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Bank of Canada Governor Tiff Macklemcpac / YouTube

(LifeSiteNews) — Food prices in Canada are shooting up amid ongoing “climate” taxes and regulations imposed by Prime Minister Justin Trudeau’s federal government. 

According to a September 5 report by Statistics Canada obtained by Blacklock’s Reporter, food prices are rising faster than the headline inflation rate – the overall inflation rate in the country – as staple food items are increasing at a rate of 10 to 18 percent year-over-year.

“We have been surprised,” Bank of Canada Governor Tiff Macklem said.

“Meat’s up six percent, bread’s up 13 percent, coffee’s up eight percent, baby food’s up nine percent,” he added. “If you look at food overall it is up nine percent.” 

Acknowledging the persistent nature of inflation, Macklem dismissed the idea of cutting interest rates, which are currently at their highest rate in 22 years. “It is clearly too early to be talking about interest rate cuts,” said Macklem. “We are certainly trying to balance the risks.” 

According to the Bank of Canada’s last Monetary Policy Report, an inflation rate of two percent – the Bank of Canada’s target rate – is not expected until “the middle of 2025.” 

“Further easing of inflation will take longer than expected in previous reports,” the Bank of Canada said.

Average checkout prices in July revealed that hamburger costs went from $10.64 per kilogram to $11.19 per kilogram, a five percent increase, while the Consumer Price Index (CPI) – the tool employed by economists to measure overall inflation in the economy – was only 3.3 percent. This means that while overall inflation may be relatively close to the 2 percent target, many essential goods, such as food, are not.

The report further revealed that the following food have increased drastically in the past year:  

  • 10 percent more for butter from $5.72 per 454 grams to $6.27;
  • 10 percent more for eggs from $4.29 per dozen to $4.71;
  • 10 percent more for oranges from $5.75 per 1.36 kilogram bag to $6.35;
  • 10 percent more for potatoes from $5.24 per 4.5 kilogram bag to $5.75;
  • 15 percent more for romaine lettuce from $2 per head to $2.30;
  • 16 percent more for margarine from $6.56 per 907 gram tub to $7.61;
  • 17 percent more for peanut butter from $5.31 per kilogram to $6.19;
  • 18 percent more for apple juice from $3.23 per two litre jug to $3.80;
  • 33 percent more for celery from $2.78 per bunch to $3.70.

On September 7, Macklem told Canadians that the Bank of Canada may raise interest rates further as he believes inflation is likely to stay high for some time.  

“In trying to balance the risks of under- and over-tightening, the governing council decided yesterday to keep the policy rate at five per cent and agreed there may be a need to raise the policy rate further if inflationary pressures persist,” Macklem said. 

While clearly admitting the Canadian economy is in peril, Macklem denied the nation is experiencing a recession, saying, “I don’t think a couple of very small negatives are what most people think of when they think of a recession. It’s not a big contraction in output. It’s not a large rise in unemployment.” 

Despite numerous reports indicating Canadians are experiencing financial hardship, the Trudeau government has largely ignored the pleas of those asking for help, while consistently denying their policies have any impact on inflation or the economy more broadly.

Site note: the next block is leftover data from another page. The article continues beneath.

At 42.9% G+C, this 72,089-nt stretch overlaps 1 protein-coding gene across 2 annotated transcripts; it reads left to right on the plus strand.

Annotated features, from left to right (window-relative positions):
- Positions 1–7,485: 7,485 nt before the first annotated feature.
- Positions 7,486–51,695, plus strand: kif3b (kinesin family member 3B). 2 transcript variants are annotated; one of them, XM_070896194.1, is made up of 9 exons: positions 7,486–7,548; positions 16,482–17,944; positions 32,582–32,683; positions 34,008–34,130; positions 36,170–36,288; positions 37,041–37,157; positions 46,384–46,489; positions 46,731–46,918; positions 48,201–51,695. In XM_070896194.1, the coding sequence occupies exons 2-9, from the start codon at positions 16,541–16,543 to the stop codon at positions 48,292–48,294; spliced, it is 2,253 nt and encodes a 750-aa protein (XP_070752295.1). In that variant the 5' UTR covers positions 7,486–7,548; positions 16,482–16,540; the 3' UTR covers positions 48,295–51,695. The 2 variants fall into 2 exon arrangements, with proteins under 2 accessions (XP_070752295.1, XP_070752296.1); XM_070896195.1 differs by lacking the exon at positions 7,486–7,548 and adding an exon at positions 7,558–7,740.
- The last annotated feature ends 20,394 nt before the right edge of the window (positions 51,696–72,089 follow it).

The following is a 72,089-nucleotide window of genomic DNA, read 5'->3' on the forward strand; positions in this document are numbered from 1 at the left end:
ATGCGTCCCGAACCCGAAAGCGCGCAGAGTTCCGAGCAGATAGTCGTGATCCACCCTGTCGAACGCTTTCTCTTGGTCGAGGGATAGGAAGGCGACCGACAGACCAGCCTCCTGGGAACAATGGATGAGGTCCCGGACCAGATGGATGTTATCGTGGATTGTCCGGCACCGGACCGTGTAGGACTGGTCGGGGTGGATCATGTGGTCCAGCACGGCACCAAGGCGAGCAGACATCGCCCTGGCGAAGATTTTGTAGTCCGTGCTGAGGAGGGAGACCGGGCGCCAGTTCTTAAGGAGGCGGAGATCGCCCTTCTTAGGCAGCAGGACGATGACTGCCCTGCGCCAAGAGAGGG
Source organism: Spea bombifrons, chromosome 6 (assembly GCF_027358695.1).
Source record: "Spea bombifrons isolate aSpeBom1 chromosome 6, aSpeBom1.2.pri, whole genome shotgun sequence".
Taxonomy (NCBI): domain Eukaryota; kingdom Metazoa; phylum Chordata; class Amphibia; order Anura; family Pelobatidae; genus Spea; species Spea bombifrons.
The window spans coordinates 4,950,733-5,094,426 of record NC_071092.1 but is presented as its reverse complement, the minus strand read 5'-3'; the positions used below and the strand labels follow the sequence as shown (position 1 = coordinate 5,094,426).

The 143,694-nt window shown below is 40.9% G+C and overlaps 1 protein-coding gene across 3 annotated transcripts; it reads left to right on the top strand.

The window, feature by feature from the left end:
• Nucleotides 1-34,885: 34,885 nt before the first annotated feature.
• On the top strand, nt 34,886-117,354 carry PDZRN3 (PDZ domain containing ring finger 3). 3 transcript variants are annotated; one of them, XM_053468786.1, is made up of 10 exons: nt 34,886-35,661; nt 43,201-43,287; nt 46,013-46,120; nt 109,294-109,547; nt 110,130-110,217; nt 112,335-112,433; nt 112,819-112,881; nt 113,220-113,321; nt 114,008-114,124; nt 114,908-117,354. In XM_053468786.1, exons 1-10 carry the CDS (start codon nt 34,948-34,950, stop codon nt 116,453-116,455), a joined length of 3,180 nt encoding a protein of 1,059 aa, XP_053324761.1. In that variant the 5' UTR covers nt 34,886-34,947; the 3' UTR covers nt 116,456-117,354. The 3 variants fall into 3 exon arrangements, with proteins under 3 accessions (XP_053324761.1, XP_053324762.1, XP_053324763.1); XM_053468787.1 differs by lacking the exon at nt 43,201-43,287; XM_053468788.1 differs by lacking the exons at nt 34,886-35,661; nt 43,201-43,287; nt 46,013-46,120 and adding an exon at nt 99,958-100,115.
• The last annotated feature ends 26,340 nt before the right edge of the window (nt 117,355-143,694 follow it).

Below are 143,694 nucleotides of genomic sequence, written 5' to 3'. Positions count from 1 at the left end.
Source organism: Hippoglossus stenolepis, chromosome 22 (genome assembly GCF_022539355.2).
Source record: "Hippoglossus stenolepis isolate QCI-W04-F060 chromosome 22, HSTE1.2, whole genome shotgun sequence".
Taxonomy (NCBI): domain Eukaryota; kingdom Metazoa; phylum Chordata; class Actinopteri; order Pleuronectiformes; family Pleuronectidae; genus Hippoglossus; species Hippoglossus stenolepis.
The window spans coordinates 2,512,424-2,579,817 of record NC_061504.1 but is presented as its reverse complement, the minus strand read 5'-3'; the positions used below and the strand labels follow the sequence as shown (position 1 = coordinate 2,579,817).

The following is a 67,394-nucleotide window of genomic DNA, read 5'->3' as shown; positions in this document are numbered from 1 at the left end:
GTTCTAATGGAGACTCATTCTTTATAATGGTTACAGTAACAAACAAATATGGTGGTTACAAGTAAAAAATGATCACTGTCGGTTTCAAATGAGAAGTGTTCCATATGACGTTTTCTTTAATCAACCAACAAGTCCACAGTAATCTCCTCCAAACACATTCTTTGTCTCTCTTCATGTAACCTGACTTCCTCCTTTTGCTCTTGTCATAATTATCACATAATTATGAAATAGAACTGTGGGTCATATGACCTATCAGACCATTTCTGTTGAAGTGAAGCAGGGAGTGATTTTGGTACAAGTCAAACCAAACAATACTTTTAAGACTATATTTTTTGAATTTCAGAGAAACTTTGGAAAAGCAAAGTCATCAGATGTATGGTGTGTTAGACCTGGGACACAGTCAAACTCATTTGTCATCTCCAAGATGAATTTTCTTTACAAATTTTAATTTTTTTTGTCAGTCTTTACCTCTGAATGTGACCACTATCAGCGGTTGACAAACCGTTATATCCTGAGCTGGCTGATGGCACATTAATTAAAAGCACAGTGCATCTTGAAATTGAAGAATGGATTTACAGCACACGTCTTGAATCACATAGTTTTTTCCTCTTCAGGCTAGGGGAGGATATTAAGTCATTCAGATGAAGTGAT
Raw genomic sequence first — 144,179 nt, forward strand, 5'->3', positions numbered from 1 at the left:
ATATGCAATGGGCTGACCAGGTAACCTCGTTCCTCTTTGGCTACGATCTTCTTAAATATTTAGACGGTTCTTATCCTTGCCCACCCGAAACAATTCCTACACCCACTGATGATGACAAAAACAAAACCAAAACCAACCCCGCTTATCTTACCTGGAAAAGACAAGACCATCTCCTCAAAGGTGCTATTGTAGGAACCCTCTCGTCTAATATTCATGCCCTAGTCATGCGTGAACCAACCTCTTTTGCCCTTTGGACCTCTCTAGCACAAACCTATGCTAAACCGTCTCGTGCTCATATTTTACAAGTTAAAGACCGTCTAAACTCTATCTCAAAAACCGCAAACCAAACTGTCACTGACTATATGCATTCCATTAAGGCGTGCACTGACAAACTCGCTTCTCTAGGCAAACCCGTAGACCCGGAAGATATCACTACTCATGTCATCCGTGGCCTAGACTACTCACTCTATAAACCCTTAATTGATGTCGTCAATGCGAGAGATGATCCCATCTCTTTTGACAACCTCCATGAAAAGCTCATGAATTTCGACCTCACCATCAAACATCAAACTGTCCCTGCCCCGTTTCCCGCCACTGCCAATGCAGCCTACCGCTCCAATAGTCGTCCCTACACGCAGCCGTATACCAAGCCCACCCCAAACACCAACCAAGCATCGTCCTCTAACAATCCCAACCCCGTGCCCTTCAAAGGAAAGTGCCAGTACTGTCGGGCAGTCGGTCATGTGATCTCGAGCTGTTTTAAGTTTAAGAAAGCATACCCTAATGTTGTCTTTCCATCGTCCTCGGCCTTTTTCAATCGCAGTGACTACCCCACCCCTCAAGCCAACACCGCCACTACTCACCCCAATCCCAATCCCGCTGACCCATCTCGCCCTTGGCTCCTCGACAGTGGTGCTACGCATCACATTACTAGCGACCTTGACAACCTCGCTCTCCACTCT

Deputy Prime Minister and Finance Minister Chrystia Freeland recently refused Newfoundland and Labrador’s appeal to pause clean fuel regulations and reduce the carbon tax as Maritimers struggle to make ends meet.   

Similarly, despite persistent inflation and the consequent rise in interest rates, Trudeau introduced his second carbon tax in July.

“Canadians need another carbon tax like we need a kick in the head,” said Franco Terrazzano, who serves as the federal director of the Canadian Taxpayers Federation (CTF) in a press release.

“The Parliamentary Budget Office is clear: Trudeau’s second carbon tax will cost families hundreds of dollars.” 

The Trudeau government’s current environmental goals – which are in lockstep with the United Nations’ “2030 Agenda for Sustainable Development” – include phasing out coal-fired power plants, reducing fertilizer usage, and curbing natural gas use over the coming decades. 

The reduction and eventual elimination of so-called “fossil fuels” and a transition to unreliable “green” energy has also been pushed by the World Economic Forum (WEF) – the globalist group behind the socialist “Great Reset” agenda in which Trudeau and some of his cabinet are involved. 

However, some western provinces have declared they will not follow the regulations but instead focus on the wellbeing of Canadians.  

Both Alberta and Saskatchewan have repeatedly promised to place the interests of their people above the Trudeau government’s “unconstitutional” demands, while consistently reminding the federal government that their infrastructures and economies depend upon oil, gas, and coal.   

“We will never allow these regulations to be implemented here, full stop,” Alberta Premier Danielle Smith recently declared. “If they become the law of the land, they would crush Albertans’ finances, and they would also cause dramatic increases in electricity bills for families and businesses across Canada.”     

Saskatchewan Premier Scott Moe has likewise promised to fight back against Trudeau’s new regulations, saying recently that “Trudeau’s net-zero electricity regulations are unaffordable, unrealistic and unconstitutional.”   

“They will drive electricity rates through the roof and leave Saskatchewan with an unreliable power supply. Our government will not let the federal government do that to the Saskatchewan people,” he charged.  

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